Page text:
Does art always need to be relevant? Is there a place for aesthetic indulgence, or do politics come into play in your motivation?

I used to turn to art to help me make sense of the world we’re in. As a teenager to understand how to be gay. Not so long ago, circa 2016, when people protested against gay marriage in France, Black Lives Matter and later, the Trump election, I was hooked on the news and paranoia got me. I always found a voice around to comfort me but it never came from «the art world». That year there was the 9th Berlin Biennale and I said «bye». I was never really fond of contemporary art but the cynicism level was too high. Thinking of it, I don’t think that contemporary art is a place to comment on politics anyway. You need to answer fast and only music or stand up comedy can do that. Beyonce released Formation in December ’16. Kendrick released Damn in April ’17 … and I didn’t see any exhibitions making comments anything like that during that period.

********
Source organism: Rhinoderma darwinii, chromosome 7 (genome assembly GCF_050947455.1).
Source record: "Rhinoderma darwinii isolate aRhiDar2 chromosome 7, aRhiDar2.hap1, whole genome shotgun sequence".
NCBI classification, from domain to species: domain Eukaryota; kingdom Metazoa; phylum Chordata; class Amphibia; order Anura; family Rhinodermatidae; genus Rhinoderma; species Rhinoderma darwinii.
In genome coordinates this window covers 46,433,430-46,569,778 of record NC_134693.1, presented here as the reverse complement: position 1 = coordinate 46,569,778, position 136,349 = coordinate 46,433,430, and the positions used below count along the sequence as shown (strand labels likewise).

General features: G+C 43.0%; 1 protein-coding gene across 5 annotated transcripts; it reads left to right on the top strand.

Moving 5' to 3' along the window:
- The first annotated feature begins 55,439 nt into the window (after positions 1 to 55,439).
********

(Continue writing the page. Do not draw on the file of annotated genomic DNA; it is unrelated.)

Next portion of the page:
Personally, I bring politics in my commercial works. When I create images for others, I take extra care about representations. I try to make room for everybody … sounds dumb but most of the images around us represent cis white people. We need other voices and faces. I don’t think that it’s intentional tho. Most of the people in charge of creating those images are like that and if you’re not bringing the conversation to the table, they don’t think about it.

I suppose I come across preachy right now but what do you do when you’re offered a platform?

What is it like to live/work in Berlin?